| They should have burned the robe, too|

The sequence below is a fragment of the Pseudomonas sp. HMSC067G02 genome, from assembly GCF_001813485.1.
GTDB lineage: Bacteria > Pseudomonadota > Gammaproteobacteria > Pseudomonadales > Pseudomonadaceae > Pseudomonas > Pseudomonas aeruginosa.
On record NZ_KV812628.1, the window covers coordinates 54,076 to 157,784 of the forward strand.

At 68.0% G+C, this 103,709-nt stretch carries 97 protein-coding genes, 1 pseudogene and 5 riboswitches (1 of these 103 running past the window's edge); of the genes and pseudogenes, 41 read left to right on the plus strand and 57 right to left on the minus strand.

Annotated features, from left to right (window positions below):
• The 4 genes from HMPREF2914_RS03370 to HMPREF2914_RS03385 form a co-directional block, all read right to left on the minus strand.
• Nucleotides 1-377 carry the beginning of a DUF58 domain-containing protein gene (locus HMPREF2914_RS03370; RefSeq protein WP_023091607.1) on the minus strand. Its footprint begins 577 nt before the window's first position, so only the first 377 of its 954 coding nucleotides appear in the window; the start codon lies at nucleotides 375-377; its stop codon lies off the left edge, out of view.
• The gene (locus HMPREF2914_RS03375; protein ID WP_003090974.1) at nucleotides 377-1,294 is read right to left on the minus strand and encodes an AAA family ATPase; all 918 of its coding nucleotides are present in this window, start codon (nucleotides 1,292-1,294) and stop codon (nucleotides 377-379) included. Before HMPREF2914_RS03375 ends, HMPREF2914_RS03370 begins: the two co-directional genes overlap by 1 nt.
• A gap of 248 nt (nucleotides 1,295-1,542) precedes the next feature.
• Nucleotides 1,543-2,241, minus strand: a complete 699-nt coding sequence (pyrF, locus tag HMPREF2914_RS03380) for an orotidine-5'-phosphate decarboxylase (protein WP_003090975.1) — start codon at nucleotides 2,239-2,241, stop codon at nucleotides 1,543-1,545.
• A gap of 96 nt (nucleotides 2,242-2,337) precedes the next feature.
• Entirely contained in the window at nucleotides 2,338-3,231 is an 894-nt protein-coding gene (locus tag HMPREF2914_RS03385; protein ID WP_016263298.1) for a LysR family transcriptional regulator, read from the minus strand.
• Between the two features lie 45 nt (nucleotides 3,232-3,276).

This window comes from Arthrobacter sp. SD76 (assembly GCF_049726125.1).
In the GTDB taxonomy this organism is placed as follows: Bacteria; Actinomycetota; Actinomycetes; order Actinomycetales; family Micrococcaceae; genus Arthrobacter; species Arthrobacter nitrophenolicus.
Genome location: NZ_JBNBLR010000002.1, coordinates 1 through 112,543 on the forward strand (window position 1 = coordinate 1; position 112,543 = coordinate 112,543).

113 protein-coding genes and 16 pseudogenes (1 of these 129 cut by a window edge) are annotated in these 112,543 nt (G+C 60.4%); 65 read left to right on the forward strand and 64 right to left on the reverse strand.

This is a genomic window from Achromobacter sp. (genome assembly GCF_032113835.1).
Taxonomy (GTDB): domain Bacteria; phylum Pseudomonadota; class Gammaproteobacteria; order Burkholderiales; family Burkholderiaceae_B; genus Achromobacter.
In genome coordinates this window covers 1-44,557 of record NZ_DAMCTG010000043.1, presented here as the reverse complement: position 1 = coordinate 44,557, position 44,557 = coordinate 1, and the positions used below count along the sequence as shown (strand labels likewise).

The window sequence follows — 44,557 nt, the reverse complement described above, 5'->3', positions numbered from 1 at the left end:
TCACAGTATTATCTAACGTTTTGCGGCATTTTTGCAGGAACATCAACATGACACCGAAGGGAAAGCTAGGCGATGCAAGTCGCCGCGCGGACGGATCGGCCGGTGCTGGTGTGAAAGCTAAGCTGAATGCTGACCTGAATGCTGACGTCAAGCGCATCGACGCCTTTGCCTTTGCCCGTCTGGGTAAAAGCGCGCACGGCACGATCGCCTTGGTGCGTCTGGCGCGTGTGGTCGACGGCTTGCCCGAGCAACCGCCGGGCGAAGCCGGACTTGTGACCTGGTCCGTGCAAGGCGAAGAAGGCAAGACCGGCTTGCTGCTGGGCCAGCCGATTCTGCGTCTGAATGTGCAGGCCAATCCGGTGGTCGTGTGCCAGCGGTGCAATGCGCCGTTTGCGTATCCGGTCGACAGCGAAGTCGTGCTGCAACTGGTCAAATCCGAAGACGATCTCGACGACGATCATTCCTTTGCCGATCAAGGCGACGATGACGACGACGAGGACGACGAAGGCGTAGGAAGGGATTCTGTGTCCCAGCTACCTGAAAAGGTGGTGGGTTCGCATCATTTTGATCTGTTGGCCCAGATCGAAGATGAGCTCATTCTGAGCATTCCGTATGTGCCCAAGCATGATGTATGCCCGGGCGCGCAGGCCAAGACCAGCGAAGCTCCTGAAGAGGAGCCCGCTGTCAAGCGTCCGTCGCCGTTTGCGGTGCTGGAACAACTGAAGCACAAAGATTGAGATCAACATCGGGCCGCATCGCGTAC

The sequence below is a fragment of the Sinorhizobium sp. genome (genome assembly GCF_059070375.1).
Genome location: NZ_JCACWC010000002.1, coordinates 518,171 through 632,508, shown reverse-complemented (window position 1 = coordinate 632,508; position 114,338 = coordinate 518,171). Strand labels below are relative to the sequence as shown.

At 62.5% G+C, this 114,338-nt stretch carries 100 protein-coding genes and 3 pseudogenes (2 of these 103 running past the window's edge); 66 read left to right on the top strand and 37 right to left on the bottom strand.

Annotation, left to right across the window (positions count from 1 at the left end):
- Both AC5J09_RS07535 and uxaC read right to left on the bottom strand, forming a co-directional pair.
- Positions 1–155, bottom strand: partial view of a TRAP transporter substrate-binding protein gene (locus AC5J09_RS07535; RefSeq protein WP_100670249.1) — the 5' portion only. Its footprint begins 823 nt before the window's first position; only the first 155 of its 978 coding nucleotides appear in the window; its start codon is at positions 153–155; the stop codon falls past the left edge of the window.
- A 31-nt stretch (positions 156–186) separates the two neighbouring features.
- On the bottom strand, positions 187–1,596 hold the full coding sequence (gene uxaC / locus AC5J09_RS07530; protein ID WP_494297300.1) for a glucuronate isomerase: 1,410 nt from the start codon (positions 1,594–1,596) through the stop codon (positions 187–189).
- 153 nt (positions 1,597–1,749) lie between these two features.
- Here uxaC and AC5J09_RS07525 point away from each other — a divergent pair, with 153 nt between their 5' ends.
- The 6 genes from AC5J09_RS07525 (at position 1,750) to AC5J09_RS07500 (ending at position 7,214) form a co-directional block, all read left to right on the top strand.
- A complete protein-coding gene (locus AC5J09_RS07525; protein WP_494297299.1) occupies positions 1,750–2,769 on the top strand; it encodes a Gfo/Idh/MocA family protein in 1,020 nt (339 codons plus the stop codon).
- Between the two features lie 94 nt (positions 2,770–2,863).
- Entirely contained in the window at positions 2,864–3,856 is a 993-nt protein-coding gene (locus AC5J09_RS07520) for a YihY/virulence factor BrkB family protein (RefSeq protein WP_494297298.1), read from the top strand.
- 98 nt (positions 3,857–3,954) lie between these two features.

"By the holy waters of the Yamuna, near New Delhi, almost a million people waited in the sun for the funeral procession to reach the cremation grounds. White predominated - the white of women's cotton saris and of men's clothes, caps and bulbous turbans. At Rajghat, a few hundred feet from the river, a fresh pyre had been built of stone, brick, and earth. It was eight feet square and about two feet high. Long, thin sandalwood logs sprinkled with incense were stacked on it. Mahatma Gandhi's body lay on the pyre with his head to the north. In that position Buddha met his end. At 4:45 p.m., Ramdas, the third son of the Mahatma, set fire to the funeral pyre. The logs burst into flames. The vast assemblage groaned. Women wailed; men wept. The wood crackled and seethed and the flames united into a single fire. Now there was silence. Gandhi's body was being reduced to ashes and cinders. A nation's father was dead.